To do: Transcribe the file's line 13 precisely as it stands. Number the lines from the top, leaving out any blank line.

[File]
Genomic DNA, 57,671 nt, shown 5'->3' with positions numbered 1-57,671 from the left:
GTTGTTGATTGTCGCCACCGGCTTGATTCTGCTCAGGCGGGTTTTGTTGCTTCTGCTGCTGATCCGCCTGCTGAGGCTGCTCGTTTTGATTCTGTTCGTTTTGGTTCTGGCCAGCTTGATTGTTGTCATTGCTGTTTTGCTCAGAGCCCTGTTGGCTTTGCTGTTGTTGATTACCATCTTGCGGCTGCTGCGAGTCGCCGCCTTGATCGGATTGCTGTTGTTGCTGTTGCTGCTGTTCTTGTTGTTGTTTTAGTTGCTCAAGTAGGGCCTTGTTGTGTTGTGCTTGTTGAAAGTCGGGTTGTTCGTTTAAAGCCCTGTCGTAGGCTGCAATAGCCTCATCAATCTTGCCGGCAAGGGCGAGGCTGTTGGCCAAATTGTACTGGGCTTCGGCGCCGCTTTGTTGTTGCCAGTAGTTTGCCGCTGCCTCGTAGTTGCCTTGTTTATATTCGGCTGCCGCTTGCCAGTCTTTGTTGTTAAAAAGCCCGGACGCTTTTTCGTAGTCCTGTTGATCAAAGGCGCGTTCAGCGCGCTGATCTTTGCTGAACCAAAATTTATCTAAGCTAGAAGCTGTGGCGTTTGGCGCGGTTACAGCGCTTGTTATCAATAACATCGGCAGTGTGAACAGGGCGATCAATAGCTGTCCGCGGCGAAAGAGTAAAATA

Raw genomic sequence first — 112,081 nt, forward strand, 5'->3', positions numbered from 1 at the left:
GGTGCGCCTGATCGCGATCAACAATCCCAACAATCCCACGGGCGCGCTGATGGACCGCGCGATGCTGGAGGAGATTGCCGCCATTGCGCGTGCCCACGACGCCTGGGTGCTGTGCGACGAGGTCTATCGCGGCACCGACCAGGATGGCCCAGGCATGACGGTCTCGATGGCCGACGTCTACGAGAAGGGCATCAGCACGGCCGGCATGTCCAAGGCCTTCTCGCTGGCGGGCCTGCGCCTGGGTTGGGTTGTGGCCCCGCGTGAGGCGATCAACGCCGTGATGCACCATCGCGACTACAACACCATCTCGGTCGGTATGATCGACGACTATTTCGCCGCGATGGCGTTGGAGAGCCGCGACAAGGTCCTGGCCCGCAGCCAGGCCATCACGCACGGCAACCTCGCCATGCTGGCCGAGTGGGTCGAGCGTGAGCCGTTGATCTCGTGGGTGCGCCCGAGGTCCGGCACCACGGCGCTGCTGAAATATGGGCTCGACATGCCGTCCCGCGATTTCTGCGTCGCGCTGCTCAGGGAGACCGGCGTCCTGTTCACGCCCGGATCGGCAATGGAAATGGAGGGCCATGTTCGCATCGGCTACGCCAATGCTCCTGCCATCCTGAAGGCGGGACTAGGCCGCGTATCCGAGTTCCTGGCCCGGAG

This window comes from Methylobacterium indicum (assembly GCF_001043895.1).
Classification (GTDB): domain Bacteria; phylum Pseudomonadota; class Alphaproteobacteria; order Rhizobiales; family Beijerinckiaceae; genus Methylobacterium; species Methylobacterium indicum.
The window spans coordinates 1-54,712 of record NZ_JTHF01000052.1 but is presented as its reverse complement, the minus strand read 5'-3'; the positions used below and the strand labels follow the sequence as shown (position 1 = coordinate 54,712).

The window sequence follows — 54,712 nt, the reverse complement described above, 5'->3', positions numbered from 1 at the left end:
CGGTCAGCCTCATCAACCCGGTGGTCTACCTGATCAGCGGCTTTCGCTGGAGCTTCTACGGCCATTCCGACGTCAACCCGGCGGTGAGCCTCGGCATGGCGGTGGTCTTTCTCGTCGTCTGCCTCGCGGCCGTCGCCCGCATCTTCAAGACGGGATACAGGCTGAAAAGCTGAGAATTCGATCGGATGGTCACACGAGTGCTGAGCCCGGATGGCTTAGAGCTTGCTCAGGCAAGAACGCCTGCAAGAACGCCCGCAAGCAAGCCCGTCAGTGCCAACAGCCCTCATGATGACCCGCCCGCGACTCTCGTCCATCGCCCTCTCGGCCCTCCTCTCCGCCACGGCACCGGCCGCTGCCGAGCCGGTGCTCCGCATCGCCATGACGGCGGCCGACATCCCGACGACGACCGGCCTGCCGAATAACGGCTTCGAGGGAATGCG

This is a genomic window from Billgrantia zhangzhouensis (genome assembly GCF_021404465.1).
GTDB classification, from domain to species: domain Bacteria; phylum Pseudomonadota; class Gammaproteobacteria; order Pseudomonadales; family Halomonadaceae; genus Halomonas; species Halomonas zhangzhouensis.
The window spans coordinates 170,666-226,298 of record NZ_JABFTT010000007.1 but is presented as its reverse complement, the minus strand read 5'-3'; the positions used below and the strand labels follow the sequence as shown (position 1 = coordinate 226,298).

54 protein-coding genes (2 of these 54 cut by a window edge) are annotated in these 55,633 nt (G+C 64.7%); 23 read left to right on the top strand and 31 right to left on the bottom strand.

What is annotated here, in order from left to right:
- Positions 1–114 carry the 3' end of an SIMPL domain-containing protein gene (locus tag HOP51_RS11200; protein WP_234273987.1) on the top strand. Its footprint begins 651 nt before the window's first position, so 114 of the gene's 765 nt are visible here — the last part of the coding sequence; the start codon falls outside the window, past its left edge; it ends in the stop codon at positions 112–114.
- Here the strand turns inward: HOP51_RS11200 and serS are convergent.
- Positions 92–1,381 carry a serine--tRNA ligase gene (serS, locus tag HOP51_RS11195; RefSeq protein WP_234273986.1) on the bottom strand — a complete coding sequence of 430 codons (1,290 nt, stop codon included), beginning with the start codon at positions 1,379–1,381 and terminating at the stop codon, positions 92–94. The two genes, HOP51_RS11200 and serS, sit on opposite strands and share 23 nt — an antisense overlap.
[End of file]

54 protein-coding genes (2 of these 54 cut by a window edge) are annotated in these 55,633 nt (G+C 64.7%); 23 read left to right on the top strand and 31 right to left on the bottom strand.